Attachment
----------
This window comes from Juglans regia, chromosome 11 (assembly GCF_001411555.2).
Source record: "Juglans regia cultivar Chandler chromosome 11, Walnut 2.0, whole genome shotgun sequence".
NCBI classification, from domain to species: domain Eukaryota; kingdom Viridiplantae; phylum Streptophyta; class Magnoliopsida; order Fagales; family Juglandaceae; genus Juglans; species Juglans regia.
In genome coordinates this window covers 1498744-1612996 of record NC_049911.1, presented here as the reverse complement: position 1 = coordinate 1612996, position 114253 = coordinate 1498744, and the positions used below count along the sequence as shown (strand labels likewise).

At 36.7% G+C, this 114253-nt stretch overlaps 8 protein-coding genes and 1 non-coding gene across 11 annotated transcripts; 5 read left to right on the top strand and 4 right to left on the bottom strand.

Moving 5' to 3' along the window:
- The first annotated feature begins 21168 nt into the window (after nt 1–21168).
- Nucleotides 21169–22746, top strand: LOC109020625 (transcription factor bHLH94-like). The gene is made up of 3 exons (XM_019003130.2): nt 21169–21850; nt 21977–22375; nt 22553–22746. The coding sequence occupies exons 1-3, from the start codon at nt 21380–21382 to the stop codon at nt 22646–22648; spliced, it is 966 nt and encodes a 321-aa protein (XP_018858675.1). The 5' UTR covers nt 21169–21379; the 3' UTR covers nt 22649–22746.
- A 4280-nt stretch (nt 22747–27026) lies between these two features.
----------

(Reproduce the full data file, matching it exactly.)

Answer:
This window comes from Juglans regia, chromosome 11 (assembly GCF_001411555.2).
Source record: "Juglans regia cultivar Chandler chromosome 11, Walnut 2.0, whole genome shotgun sequence".
NCBI classification, from domain to species: domain Eukaryota; kingdom Viridiplantae; phylum Streptophyta; class Magnoliopsida; order Fagales; family Juglandaceae; genus Juglans; species Juglans regia.
In genome coordinates this window covers 1498744-1612996 of record NC_049911.1, presented here as the reverse complement: position 1 = coordinate 1612996, position 114253 = coordinate 1498744, and the positions used below count along the sequence as shown (strand labels likewise).

At 36.7% G+C, this 114253-nt stretch overlaps 8 protein-coding genes and 1 non-coding gene across 11 annotated transcripts; 5 read left to right on the top strand and 4 right to left on the bottom strand.

Moving 5' to 3' along the window:
- The first annotated feature begins 21168 nt into the window (after nt 1–21168).
- Nucleotides 21169–22746, top strand: LOC109020625 (transcription factor bHLH94-like). The gene is made up of 3 exons (XM_019003130.2): nt 21169–21850; nt 21977–22375; nt 22553–22746. The coding sequence occupies exons 1-3, from the start codon at nt 21380–21382 to the stop codon at nt 22646–22648; spliced, it is 966 nt and encodes a 321-aa protein (XP_018858675.1). The 5' UTR covers nt 21169–21379; the 3' UTR covers nt 22649–22746.
- A 4280-nt stretch (nt 22747–27026) lies between these two features.